"This permits high fuel efficiency and allows optimal loading of the crusher," explains Joe Schappert, Kleemann's senior technical sales manager. "Outstanding performance is made possible in part by the extremely efficient direct drive, with which these machines are equipped. A latest-generation diesel engine transmits its power almost loss-free directly to the flywheel of the crusher, via a robust fluid coupling and V-belts. This drive concept enables enormous versatility, as the rotor speed can be adjusted in four stages to suit different processing applications."

A first question to ask when considering a purchase, according to McCloskey's John O'Neill, is: what do you want the machine to do? He says it is necessary for a solid sense of reality to be a big part of the buying decision. "Too many times the customer is upset because they expect peak performance to be the norm, when they need to be looking at all aspects of their operation and how it can support the crusher and the desired end goals or products."

"What kind of support equipment is available and can it support the tonnage capacity of the crusher?" he asks. He adds that other important questions include: Who are the customers? What is the application you intend to use it for? What spec are you working with? How large are the piles to be crushed?"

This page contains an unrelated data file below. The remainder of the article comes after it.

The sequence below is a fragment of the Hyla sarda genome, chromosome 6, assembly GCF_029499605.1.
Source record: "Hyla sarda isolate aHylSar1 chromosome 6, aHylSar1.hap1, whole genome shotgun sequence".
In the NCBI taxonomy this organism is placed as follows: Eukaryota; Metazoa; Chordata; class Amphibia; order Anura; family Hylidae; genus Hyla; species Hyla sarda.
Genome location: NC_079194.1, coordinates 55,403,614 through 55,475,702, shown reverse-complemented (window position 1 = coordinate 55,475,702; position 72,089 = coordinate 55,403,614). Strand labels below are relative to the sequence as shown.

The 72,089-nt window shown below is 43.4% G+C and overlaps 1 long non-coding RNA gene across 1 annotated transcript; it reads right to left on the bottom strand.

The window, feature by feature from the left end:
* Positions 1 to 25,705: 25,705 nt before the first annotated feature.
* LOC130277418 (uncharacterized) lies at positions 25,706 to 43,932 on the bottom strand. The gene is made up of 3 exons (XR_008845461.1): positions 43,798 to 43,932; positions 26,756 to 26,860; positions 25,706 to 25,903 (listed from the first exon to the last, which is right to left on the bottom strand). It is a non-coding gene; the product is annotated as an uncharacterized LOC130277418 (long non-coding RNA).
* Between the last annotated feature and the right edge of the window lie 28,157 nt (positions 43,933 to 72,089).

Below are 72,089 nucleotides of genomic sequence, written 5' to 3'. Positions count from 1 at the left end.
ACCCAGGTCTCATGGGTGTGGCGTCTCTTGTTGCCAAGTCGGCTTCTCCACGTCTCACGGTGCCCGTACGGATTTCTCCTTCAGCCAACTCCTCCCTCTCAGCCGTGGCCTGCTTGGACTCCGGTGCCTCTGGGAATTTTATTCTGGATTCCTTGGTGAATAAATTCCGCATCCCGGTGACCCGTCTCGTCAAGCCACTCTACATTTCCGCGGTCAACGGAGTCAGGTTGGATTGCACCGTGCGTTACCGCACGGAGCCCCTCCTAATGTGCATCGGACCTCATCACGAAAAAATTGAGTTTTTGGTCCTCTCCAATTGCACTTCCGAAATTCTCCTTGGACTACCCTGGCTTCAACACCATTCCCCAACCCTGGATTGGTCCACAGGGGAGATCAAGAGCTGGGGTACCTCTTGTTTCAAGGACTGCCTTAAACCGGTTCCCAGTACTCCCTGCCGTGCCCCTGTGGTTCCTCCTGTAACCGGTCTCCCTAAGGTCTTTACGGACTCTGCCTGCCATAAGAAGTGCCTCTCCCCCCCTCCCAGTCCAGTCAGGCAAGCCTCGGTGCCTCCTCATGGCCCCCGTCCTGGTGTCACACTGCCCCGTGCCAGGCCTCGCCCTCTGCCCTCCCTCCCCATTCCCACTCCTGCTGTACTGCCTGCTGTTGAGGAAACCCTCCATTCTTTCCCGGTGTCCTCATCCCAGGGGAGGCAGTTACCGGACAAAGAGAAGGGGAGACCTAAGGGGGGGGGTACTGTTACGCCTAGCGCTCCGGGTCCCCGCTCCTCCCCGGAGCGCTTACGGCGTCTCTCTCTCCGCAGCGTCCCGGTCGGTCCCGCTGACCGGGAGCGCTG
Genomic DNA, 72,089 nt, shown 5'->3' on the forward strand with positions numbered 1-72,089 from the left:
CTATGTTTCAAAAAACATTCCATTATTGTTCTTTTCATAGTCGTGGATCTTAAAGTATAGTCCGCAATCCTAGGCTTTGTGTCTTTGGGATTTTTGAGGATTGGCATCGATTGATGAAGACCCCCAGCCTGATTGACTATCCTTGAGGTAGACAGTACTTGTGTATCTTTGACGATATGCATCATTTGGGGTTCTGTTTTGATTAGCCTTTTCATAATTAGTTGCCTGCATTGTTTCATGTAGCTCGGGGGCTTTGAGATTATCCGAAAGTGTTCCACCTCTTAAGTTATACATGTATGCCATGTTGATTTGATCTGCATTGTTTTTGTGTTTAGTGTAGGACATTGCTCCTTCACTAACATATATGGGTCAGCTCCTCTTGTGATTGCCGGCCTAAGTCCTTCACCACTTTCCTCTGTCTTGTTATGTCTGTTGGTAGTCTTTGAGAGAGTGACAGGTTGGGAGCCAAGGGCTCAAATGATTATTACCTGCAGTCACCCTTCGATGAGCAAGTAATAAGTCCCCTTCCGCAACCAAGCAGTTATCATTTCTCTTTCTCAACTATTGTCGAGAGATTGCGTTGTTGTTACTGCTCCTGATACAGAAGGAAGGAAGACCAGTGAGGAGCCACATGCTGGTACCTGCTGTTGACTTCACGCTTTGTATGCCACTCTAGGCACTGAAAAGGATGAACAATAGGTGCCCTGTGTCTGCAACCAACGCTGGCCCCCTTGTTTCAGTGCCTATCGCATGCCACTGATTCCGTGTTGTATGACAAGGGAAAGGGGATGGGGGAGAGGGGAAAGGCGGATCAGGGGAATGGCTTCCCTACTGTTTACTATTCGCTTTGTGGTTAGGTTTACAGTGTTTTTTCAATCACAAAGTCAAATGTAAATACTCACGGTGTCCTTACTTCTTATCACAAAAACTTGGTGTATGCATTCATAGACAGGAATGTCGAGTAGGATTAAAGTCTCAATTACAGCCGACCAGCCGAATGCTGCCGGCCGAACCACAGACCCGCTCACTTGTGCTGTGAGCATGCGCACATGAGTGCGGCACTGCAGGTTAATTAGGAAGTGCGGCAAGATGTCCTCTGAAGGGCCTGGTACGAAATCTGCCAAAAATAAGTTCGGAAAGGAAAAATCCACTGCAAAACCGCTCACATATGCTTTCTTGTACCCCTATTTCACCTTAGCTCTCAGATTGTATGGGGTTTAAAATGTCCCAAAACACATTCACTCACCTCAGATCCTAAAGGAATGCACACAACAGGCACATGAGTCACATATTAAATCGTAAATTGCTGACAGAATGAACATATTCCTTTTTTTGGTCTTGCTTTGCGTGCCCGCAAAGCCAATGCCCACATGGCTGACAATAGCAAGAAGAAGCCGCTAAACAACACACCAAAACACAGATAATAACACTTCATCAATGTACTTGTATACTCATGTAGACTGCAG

"If the impact crusher needs a part or maintenance items, can you be confident that the manufacturer will get those parts to you as quickly as possible?" asks Screen Machine's Jody Beasley. "Our machines are manufactured in Ohio, and all parts orders are fulfilled here. We pride ourselves on the fact that more than 97 percent of in-stock parts orders ship the same day."

"All impactors are not created equal, and the differences are significant," says Daryl Todd, Frontline Machinery. "We strongly suggest taking a close look when comparing various models. Start off with the technical specifications, including engine horsepower, the weight of rotor and blow bars, as well as ease of transport, machine weight and dimensions."

Todd says there are many questions to ask, including: Is the rotor direct-drive from the engine, electric drive or hydraulic drive? What is the hopper capacity and feeding height? And what are the after-screen options - single-, double- or triple-deck? Does the machine have the ability to track while in full production? What type / quality are the key components such as hydraulics and electronics? And what is the type and quality of steel used in the frame, crusher housing and rotor? He adds that any mobile impact crusher should also have a user-friendly design, with ease of changing blow bars, and ease of access for maintenance and servicing.